Methodology And Strategy

Different experimental objectives have been addressed by the methods described here: first, to examine the 14-3-3 isoform proteome in a given species; second, to screen for novel interacting partners; and third, to focus on the individual client protein, in order to investigate the mechanisms of 14-3-3 protein binding. Examples of these strategies are given in the next section. Critical to the approaches involving PPIs is the correct use of controls to show specificity of interaction. Thus, use of unrelated proteins, or proteins mutated in their binding sites, shows specificity of interaction rather than "sticky" proteins. Since the most common 14-3-3 binding sites are phos-phorylated, client binding should be phosphorylation-dependent; therefore treatment of client proteins with phosphatase should greatly reduce binding. The Arabidopsis 14-3-3 proteome has been analyzed by 2-DGE fractionation of cell extracts using a pH 3-6 IPG strip followed by immunoblotting of the 2D gels with a 14-3-3 specific antibody to identify the family of isoforms. This was followed by endopro-tease digestions, HPLC, and ESI-MS/MS of peptides for isoform identification [15]. Similarly, Arabidopsis suspension-cultured cells extracts were fractionated by column chromatography followed by 2-DGE and trypsin digestion and MALDI-TOF-MS analysis for identification of 14-3-3s [36]. A quantitative proteomics approach has employed SIL of Arabidopsis for an analysis of 14-3-3 binding to the NR and SPS 14-3-3-binding motifs [37]. Another analytical tactic has been to create transgenic plants designed to express specific 14-3-3 genes as GFP fusions in order to monitor the subcellular location of the proteins [38].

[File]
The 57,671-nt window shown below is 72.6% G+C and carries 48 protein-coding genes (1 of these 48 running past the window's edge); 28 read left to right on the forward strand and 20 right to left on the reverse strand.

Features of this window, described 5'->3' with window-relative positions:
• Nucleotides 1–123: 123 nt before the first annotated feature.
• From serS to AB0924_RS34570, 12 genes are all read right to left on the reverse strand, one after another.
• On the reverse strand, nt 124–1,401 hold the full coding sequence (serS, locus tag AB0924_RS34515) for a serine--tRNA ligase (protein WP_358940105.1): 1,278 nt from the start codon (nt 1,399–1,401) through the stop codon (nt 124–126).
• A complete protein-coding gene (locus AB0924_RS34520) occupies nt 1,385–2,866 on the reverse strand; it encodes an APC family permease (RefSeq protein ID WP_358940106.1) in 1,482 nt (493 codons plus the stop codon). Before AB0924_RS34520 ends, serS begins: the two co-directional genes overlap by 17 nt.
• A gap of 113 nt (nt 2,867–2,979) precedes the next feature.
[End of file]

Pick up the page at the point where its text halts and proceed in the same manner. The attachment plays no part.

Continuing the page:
The Y2H system [39] has been used both to screen for novel interacting partners and to analyze the binding of a specific client protein. To search for novel partners, an activation domain-tagged cDNA library in yeast is needed, which allows many interactions to be quickly screened. However a careful analysis of positives from the Y2H is required because overexpression of proteins can yield artifactual associations.

Far Westerns or 14-3-3 overlays have been used to visualise 14-3-3 binding on blots. Here, plant extracts are separated by SDS-PAGE, transferred to nitrocellulose membranes, and hybridized with digoxigenin-labeled 14-3-3, which can be detected immunologically. The use of phosphopeptides corresponding to a strongly binding 14-3-3 site (e.g., ARAApSAPA) to outcompete the binding illustrates the specificity of the interaction. Co-immunoprecipitation with 14-3-3 antisera also has been used to monitor protein interactions with 14-3-3 [40].

The use of immobilized recombinant 14-3-3 for affinity purification from plant extracts was first described by reference 40. In these experiments, bound proteins from cauliflower extracts (this was used because bulk quantities of tissue are available from a close relative of Arabidopsis) were bound to immobilized yeast 14-3-3 and specifically eluted with a 14-3-3 binding site phosphopeptide. The eluted proteins were subjected to anion exchange chromatography and SDS-PAGE, followed by excision of stained protein bands and trypsin digestion. Peptides were then separated by RP chromatography and sequenced in order to identify the proteins. In a similar approach, the spectrum of barley grain client proteins binding to barley 14-3-3A protein was investigated by immobilizing the recombinant 14-3-3 to sepharose and using this matrix in affinity chromatography experiments. In order to simplify separation and analysis of bound proteins, the grain extracts were fractionated by ion exchange chromatography prior to affinity chromatography. After extensive washing of the affinity matrix, proteins were eluted with SDS-PAGE sample buffer, fractionated by SDS-PAGE, CBB stained, and identified by MALDI-TOF-MS [41]. The presence of a potential 14-3-3 binding site in a given protein sequence can also be used to predict binding of that protein. The limit dextrinase inhibitor protein contains a mode I motif and has been shown to bind 14-3-3 in a phosphorylation-dependent manner by immunoblotting after 14-3-3 affinity chromatography [42].

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